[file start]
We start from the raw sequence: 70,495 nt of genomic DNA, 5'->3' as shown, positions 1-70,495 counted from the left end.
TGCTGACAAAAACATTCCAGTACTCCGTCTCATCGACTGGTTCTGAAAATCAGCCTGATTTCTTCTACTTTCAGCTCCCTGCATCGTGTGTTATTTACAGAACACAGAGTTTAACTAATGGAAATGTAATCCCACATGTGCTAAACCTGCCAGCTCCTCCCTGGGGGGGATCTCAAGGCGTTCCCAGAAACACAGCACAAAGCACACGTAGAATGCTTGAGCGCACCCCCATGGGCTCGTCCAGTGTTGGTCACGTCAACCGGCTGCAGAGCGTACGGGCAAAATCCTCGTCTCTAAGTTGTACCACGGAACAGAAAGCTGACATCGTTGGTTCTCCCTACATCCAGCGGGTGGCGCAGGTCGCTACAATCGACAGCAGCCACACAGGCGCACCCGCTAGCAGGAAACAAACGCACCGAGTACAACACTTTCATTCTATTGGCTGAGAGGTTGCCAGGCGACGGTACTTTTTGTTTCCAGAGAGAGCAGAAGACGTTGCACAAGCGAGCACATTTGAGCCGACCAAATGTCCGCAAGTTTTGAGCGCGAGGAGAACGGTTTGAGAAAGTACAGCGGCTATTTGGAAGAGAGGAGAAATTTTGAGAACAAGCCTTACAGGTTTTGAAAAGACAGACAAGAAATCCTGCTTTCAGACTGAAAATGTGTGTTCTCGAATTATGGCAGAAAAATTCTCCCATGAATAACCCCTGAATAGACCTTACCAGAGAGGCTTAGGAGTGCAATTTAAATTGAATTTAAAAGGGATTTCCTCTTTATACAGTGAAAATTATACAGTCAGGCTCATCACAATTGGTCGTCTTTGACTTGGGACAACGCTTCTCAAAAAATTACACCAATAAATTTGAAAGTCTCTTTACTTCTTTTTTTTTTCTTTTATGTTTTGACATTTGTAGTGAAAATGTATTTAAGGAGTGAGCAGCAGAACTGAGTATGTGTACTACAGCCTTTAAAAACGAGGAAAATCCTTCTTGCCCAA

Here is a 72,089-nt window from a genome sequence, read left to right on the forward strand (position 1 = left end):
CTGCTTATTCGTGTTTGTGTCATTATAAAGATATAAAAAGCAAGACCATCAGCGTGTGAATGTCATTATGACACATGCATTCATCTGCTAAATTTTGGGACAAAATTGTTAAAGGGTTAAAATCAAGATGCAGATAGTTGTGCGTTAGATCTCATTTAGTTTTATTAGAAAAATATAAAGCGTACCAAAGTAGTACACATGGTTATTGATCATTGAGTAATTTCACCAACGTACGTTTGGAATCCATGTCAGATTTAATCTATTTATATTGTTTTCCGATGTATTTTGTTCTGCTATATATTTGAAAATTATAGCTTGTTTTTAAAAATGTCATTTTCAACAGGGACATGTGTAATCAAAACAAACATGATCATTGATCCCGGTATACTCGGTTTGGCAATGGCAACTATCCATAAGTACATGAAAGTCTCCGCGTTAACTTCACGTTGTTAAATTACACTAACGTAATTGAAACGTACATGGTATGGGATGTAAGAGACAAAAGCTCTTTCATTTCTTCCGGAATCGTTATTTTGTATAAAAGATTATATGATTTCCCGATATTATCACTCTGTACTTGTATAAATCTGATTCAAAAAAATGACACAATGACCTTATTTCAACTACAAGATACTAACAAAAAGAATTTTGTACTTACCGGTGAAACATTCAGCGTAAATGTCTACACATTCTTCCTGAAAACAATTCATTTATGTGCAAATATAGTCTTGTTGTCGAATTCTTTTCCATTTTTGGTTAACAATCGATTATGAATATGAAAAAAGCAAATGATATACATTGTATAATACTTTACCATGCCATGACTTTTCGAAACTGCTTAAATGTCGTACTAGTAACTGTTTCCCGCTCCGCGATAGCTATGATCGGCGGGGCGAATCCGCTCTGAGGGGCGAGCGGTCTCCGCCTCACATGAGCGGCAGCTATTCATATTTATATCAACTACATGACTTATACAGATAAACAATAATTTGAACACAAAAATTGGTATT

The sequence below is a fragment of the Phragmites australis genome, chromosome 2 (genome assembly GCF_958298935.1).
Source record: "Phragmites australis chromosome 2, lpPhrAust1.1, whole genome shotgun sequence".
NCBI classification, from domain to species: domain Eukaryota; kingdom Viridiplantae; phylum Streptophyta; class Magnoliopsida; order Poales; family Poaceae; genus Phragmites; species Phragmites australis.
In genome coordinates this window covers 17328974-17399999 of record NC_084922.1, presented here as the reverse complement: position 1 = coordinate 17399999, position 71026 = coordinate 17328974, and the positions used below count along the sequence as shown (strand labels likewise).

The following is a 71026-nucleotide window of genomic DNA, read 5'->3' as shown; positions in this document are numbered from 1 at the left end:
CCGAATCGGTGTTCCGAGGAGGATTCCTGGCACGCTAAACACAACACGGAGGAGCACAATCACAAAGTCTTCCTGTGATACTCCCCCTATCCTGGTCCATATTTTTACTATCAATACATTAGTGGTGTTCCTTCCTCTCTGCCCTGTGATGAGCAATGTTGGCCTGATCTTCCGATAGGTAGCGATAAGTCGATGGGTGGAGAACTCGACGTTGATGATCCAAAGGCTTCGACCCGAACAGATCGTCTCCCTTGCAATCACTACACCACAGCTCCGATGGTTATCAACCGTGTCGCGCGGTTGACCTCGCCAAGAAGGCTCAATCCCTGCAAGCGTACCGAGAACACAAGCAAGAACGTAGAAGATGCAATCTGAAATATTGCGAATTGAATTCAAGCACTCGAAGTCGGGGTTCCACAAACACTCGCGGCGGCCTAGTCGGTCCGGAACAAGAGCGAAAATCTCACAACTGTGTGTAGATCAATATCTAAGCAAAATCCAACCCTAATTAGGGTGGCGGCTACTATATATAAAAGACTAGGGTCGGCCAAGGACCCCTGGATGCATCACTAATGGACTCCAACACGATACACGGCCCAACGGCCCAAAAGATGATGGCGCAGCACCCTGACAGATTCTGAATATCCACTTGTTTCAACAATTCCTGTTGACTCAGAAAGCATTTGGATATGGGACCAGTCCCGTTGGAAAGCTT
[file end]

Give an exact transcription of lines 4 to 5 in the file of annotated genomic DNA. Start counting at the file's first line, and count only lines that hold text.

CTGCTTATTCGTGTTTGTGTCATTATAAAGATATAAAAAGCAAGACCATCAGCGTGTGAATGTCATTATGACACATGCATTCATCTGCTAAATTTTGGGACAAAATTGTTAAAGGGTTAAAATCAAGATGCAGATAGTTGTGCGTTAGATCTCATTTAGTTTTATTAGAAAAATATAAAGCGTACCAAAGTAGTACACATGGTTATTGATCATTGAGTAATTTCACCAACGTACGTTTGGAATCCATGTCAGATTTAATCTATTTATATTGTTTTCCGATGTATTTTGTTCTGCTATATATTTGAAAATTATAGCTTGTTTTTAAAAATGTCATTTTCAACAGGGACATGTGTAATCAAAACAAACATGATCATTGATCCCGGTATACTCGGTTTGGCAATGGCAACTATCCATAAGTACATGAAAGTCTCCGCGTTAACTTCACGTTGTTAAATTACACTAACGTAATTGAAACGTACATGGTATGGGATGTAAGAGACAAAAGCTCTTTCATTTCTTCCGGAATCGTTATTTTGTATAAAAGATTATATGATTTCCCGATATTATCACTCTGTACTTGTATAAATCTGATTCAAAAAAATGACACAATGACCTTATTTCAACTACAAGATACTAACAAAAAGAATTTTGTACTTACCGGTGAAACATTCAGCGTAAATGTCTACACATTCTTCCTGAAAACAATTCATTTATGTGCAAATATAGTCTTGTTGTCGAATTCTTTTCCATTTTTGGTTAACAATCGATTATGAATATGAAAAAAGCAAATGATATACATTGTATAATACTTTACCATGCCATGACTTTTCGAAACTGCTTAAATGTCGTACTAGTAACTGTTTCCCGCTCCGCGATAGCTATGATCGGCGGGGCGAATCCGCTCTGAGGGGCGAGCGGTCTCCGCCTCACATGAGCGGCAGCTATTCATATTTATATCAACTACATGACTTATACAGATAAACAATAATTTGAACACAAAAATTGGTATT

The sequence below is a fragment of the Phragmites australis genome, chromosome 2 (genome assembly GCF_958298935.1).